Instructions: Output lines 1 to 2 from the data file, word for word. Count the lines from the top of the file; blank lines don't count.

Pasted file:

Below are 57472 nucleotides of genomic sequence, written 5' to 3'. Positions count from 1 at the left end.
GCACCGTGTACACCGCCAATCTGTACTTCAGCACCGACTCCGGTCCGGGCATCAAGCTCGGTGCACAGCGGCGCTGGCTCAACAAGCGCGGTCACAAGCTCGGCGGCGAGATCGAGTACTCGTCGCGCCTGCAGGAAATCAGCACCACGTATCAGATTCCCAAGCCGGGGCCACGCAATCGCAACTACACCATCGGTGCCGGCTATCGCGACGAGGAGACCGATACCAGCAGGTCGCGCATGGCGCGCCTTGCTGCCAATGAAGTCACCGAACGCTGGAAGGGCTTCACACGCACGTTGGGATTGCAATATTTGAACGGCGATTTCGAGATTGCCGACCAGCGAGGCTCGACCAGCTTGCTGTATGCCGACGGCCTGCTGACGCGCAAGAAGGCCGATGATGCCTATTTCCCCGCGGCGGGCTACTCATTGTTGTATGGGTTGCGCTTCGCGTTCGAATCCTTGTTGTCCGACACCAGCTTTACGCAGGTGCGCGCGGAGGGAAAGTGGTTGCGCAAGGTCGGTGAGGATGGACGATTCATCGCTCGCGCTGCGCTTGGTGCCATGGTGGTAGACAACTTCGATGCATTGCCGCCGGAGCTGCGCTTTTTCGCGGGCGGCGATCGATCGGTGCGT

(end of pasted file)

Below are 57472 nucleotides of genomic sequence, written 5' to 3'. Positions count from 1 at the left end.
GCACCGTGTACACCGCCAATCTGTACTTCAGCACCGACTCCGGTCCGGGCATCAAGCTCGGTGCACAGCGGCGCTGGCTCAACAAGCGCGGTCACAAGCTCGGCGGCGAGATCGAGTACTCGTCGCGCCTGCAGGAAATCAGCACCACGTATCAGATTCCCAAGCCGGGGCCACGCAATCGCAACTACACCATCGGTGCCGGCTATCGCGACGAGGAGACCGATACCAGCAGGTCGCGCATGGCGCGCCTTGCTGCCAATGAAGTCACCGAACGCTGGAAGGGCTTCACACGCACGTTGGGATTGCAATATTTGAACGGCGATTTCGAGATTGCCGACCAGCGAGGCTCGACCAGCTTGCTGTATGCCGACGGCCTGCTGACGCGCAAGAAGGCCGATGATGCCTATTTCCCCGCGGCGGGCTACTCATTGTTGTATGGGTTGCGCTTCGCGTTCGAATCCTTGTTGTCCGACACCAGCTTTACGCAGGTGCGCGCGGAGGGAAAGTGGTTGCGCAAGGTCGGTGAGGATGGACGATTCATCGCTCGCGCTGCGCTTGGTGCCATGGTGGTAGACAACTTCGATGCATTGCCGCCGGAGCTGCGCTTTTTCGCGGGCGGCGATCGATCGGTGCGT